Ordering a cheese plate is a chance to savor various selections you won’t usually find in your local supermarket. But it can also be a daunting task. Here are some helpful tips to keep in mind.
1. Describe to the cheese specialist what you like (and dislike).
If you can think of comparisons, that will help them find the right cheeses for you.
2. Seek for their advice.
Although you might not necessarily like the same flavor and aroma profiles, it can help if you ask the cheese specialist what their favorites are.
3. Request for a sample.
If you’re not sure about a particular cheese you can ask them for a sample.
4. Don’t be boring.
Ordering the same cheeses you’re familiar with when you’re in a buffet like the Bellagio or Bacchanal might be a safe way to go about it but you could be missing out on some really good ones. Try a different milk type, a different country of origin, or a different texture.
5. Eat cheese in progression.
You can start with the dry cheeses first then proceed to cheese with higher moisture content after. You can go with mild cheeses then proceed to stronger ones.
6. Keep pairings simple.
Fresh fruit is the best food pairing with cheese since it’s acidic and will help you cleanse your palate. Plain bread is also a good pair because of its simple contrast in texture. Remember, the focus should be on the cheese. That said, avoid citrusy fruits because high acidity and tartness can overpower the cheese.
7. When it doubt, Champagne works with any cheese.
8. Take notes.
Write down the cheeses you like so you can try them again in the future.
Types of Cheese
Cheese has been one of those most sought after ingredients in nearly every cuisine. Different types of cheese are made using different methods and various types of milk. How do they differ from each other?
The different types of cheese have varying levels of firmness and this is due to the moisture level. Higher moisture content gives you softer cheese, and conversely low levels give you dense cheese. Some cheeses are aged and can be a few months to a few years old, while others are freshly made.
Another difference would be on the type of milk and where the animal (source of milk) lives. The environment creates a distinct taste for the cheese which is why Italian, Swiss and French cheeses have different tastes.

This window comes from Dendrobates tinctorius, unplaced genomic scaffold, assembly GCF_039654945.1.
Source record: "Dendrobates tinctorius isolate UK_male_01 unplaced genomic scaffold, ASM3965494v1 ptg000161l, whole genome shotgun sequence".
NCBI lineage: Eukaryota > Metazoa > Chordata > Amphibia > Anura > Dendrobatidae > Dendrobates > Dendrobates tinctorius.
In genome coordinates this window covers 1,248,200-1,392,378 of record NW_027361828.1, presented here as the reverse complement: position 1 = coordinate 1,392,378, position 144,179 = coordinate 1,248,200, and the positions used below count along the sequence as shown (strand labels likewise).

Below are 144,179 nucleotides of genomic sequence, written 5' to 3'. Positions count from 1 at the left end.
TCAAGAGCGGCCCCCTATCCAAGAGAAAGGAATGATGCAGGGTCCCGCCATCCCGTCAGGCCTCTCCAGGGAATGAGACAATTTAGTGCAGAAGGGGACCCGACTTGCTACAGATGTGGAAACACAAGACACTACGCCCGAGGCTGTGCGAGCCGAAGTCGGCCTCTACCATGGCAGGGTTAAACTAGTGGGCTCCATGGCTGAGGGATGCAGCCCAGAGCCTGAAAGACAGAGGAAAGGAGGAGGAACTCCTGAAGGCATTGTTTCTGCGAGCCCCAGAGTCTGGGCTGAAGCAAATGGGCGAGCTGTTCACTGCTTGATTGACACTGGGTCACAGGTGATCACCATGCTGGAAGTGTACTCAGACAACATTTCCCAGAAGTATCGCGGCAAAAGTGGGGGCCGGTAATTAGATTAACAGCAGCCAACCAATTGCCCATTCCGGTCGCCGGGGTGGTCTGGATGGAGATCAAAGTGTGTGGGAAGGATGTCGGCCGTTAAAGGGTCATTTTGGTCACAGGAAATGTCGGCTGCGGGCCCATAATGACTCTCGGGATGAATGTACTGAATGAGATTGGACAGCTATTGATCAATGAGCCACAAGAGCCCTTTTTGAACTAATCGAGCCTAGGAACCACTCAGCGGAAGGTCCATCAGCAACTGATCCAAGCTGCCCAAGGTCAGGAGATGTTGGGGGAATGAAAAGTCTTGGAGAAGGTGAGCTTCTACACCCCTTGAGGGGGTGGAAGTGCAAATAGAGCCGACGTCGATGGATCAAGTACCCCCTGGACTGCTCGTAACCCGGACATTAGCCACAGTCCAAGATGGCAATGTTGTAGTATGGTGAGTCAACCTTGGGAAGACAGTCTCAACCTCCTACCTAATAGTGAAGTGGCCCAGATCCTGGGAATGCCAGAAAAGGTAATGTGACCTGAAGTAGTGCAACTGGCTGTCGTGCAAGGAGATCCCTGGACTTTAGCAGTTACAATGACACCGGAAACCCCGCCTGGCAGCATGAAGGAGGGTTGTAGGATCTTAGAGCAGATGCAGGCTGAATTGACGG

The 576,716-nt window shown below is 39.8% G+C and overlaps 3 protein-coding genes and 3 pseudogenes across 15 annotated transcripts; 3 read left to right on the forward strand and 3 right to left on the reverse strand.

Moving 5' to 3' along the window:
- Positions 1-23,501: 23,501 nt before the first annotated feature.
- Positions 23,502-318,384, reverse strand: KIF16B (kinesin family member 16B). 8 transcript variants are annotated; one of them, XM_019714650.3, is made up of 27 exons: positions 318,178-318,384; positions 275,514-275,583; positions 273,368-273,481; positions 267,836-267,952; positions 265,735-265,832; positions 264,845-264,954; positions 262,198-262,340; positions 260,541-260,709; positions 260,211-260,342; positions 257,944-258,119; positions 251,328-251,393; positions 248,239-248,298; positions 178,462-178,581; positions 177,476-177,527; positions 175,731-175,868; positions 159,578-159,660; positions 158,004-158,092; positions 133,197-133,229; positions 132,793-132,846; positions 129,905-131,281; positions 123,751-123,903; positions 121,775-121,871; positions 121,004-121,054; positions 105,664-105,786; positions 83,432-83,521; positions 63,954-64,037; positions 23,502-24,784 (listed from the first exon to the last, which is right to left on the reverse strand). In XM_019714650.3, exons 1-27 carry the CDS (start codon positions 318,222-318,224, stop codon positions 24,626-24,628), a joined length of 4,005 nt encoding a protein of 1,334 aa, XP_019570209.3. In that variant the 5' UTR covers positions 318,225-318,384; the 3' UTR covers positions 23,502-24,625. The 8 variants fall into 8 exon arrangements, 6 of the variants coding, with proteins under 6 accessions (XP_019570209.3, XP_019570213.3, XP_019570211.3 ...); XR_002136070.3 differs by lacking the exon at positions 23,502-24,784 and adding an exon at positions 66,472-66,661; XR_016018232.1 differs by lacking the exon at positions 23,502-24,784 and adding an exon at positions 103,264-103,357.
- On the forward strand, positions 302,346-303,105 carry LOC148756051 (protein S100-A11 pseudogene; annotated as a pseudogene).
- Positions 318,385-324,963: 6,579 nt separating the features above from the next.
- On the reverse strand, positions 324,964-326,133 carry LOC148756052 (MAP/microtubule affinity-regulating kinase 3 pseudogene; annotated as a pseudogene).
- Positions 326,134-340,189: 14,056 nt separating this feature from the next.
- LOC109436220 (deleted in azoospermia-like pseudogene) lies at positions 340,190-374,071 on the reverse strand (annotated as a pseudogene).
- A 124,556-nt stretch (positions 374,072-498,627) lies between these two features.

Currently, there are over 1,000 varieties of cheese – in France alone! Due to the wide range of choices, you’ll need to group them based on the characteristics they have.
1. Fresh Cheese
The youngest, rindless, unaged cheese with bright white color. Some are mild others acidic. It has the highest moisture content of all the cheeses and with very light flavor.
2. Soft Cheese
This cheese is ripened for 1-30 days and have high moisture an high fat content. It has a rich, silky and velvety interior that melts in your mouth. It tastes like lightly salted butter that is slightly sweet and with a buttermilk acidity.
3. Semi-Soft Cheeses
This is denser that soft cheese and also earthier. It has a bit pungent taste and may have a slightly rubber exterior, with soft interior. The thicker rinds are pungent and earthy, while inside you get a buttery tasting paste.
4. Semi-Firm Cheeses
Aging cheeses have a level of complexity and start to have developed notes, ranging from floral, fruity, and aroma of butter that has been freshly browned. Semi-firm cheeses are great for shredding or slicing.
5. Hard Cheeses
These dry-textured cheeses have a potent, deeply savory flavor. They have a dynamic texture when sliced thinly and are often grated on top of pasta or mixed with jams.
6. Blue-Veined Cheeses
This is perhaps the most complex of all the cheeses. You get a rich and creamy cheese that is also aromatic and pungent at the same time. Blue cheese starts out like any other cheese, but in the aging process, penicillium culture is introduced. Needles are pierced throughout the cheese to in order for mold to grow. It is then left to age in a dark cave for a few months to several years, so the bacteria does not interact with its other flavor profiles.
Watch this video to find out how Gorgonzola is made: